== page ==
South Africa World's Greatest Places

Image via Facebook: De Hoop Collection Nature Reserve

South African mentions in TIME Magazine’s World’s Greatest Places

Take a look at TIME Magazine’s five South and East African mentions on their list of World’s Greatest Places to visit, eat at and stay at in 2019.

South Africa World's Greatest Places

Image via Facebook: De Hoop Collection Nature Reserve

Renowned TIME Magazine has released its second annual list of the “World’s Greatest Places”. The list covers places to visit, stay and eat.

World’s Greatest Places in Africa

Five spots in Southern and East Africa made the cut, based on quality, originality, sustainability, innovation and influence. Though metrics play a role, the traveller experience was primarily based on ‘the sense that one has stumbled upon the extraordinary.’ TIME solicited nominations from editors and correspondents around the world. 

Lekkerwater Beach Lodge in De Hoop Nature Reserve, South Africa

The De Hoop Nature Reserve is a haven for vulnerable species and allows visitors the rare opportunity of seeing and appreciating nature up close. There is a two-night summer-camp experience for up to 16 guests, on a private white-sand beach. Family meals are cooked with local ingredients and shared among all.

There are activities to partake in, like exploring tidal pools, hiking and whale watching. There are seven beachfront bedrooms featuring floor-to-ceiling windows that open onto private verandas with views of the Indian Ocean, so guests are able enjoy privacy during their vacation too.

Wolfgat in Paternoster, South Africa

A meal at Wolfgat is a dining experience for the truly dedicated. It is situated in a remote fishing village and seats 20. Chef and owner Kobus van der Merwe serves strandveld cuisine, sourced freshly from the area, including some of his own harvests.

Not only is this restuarant one of the World’s Greatest Places, it has also made its way onto several of the best restaurant lists, both locally and abroad. Bookings need to be made around 90 days in advance. There is a seven course tasting menu for lunch and dinner, where guests will have their meals introduced by Mr. van der Merwe himself, while looking out at the ocean sprawling out before them.

Gorongosa National Park in Sofala, Mozambique

Gorongosa National Parkhas been envisioned as a ‘human-rights park,’ by protecting wildlife and investing in nearby communities. This came about thanks to an extended collaboration between the Carr Foundation and Mozambique’s government in 2004, now landing itself on the list of one of the World’s Greatest Places to visit.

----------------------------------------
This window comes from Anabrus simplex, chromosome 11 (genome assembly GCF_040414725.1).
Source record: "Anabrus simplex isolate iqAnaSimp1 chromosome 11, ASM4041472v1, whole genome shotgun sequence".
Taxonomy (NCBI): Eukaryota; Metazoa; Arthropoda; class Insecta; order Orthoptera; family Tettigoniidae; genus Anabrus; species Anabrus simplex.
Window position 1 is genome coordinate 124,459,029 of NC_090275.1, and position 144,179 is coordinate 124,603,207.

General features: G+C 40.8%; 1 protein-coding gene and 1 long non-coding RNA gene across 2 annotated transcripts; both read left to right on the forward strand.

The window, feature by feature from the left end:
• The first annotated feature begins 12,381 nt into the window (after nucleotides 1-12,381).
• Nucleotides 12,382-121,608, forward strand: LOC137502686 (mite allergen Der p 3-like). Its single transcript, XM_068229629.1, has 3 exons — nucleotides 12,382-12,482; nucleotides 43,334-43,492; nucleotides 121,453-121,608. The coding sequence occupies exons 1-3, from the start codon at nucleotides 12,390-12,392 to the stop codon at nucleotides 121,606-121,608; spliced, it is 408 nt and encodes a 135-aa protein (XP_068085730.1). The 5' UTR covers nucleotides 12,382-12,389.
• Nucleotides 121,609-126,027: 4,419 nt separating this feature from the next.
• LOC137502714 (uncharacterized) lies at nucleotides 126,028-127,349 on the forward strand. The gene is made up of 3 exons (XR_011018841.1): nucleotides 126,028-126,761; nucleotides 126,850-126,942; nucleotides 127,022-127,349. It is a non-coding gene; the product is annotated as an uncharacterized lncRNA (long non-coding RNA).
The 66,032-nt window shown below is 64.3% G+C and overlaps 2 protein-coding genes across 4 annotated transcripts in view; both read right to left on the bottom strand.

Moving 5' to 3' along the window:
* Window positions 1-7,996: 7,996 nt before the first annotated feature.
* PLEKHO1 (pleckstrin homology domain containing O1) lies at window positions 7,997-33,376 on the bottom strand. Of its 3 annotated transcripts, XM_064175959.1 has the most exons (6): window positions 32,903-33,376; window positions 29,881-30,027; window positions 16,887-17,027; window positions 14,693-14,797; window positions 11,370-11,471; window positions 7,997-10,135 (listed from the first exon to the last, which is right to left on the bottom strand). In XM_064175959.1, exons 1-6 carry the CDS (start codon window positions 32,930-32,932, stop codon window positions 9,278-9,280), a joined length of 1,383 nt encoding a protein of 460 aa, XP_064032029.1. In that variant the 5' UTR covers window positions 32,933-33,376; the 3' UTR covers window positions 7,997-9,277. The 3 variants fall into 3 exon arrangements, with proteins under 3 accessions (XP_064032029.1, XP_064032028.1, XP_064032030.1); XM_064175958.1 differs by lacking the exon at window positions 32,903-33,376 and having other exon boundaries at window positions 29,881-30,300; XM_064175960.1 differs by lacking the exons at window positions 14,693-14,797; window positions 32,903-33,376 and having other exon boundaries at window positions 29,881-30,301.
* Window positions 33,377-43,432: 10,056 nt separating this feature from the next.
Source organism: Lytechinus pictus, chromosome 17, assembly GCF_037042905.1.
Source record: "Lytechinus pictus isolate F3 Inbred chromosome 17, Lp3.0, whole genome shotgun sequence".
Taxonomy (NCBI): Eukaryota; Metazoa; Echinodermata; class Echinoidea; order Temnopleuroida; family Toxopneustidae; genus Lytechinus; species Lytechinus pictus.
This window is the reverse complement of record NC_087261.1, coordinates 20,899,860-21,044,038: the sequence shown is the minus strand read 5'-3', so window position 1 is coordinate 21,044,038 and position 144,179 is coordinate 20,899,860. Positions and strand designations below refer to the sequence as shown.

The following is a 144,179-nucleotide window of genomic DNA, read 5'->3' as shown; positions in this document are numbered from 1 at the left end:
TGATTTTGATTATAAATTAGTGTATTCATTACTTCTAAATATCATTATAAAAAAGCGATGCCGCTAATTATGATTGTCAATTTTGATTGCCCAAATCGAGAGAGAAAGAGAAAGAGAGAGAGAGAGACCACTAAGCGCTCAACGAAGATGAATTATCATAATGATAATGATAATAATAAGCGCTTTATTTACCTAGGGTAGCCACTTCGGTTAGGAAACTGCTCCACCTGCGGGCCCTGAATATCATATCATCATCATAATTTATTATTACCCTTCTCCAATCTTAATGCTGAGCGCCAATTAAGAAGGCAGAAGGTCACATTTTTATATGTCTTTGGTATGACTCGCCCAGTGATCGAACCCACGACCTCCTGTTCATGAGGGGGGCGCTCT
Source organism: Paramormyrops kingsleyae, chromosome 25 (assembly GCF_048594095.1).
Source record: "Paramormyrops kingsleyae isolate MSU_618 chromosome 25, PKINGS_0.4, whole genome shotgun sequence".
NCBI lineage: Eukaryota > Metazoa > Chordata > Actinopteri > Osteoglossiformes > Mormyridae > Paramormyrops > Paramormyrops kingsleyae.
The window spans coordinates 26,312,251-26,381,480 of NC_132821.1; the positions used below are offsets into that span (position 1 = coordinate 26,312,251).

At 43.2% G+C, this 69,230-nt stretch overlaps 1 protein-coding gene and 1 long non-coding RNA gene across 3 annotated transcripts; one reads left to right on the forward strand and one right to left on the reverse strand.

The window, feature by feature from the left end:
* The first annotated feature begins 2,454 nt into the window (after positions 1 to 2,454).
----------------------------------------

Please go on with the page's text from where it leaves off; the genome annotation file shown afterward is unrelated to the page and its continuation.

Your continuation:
As much as one-third of the park’s budget goes to community programs. There are more than 100 000 large mammals in the park, a 10-year increase of over 700%. “When we first started … I could drive all day and perhaps see one animal,” says Carr Foundation founder Greg Carr. “Now we are a sea of wildlife.” 

Leopard Hill in Mara Naboisho Conservancy, Kenya

The Mara Naboisho Conservancy is locally owned and home to an abundance of wildlife. Lepard Hil is a year-old eco-camp, where guests are likely to spot elephants, zebras and lions, to name but a few of the animals in the park. That alone could see this included among the World’s Greatest Places, but better yet, there are six tents which each have outdoor showers and retractable roofs for stargazing from bed. The guides are all Kenyan, including three trailblazing young Maasai women.

Omaanda in Windhoek East, Namibia

Omaanda offers guests complete isolation and a true escape, which secures its spot as one of the World’s Greatest Places. There are 10 huts and an infinity pool in this newly opened Namibian reserve, headed by French hotelier Arnaud Zannier, after philanthropist and TIME contributing editor Angelina Jolie persuaded him to join Namibia’s still developing safari scene and work with the nearby Naankuse animal sanctuary, which is partly funded by the Jolie-Pitt Foundation.

When you think about it, Africa having some of the World’s Greatest Places 2019 is a no-brainer. With TIME’s stamp of approval, we’re sure travellers from around the world will soon be coming to visit these special places for themselves.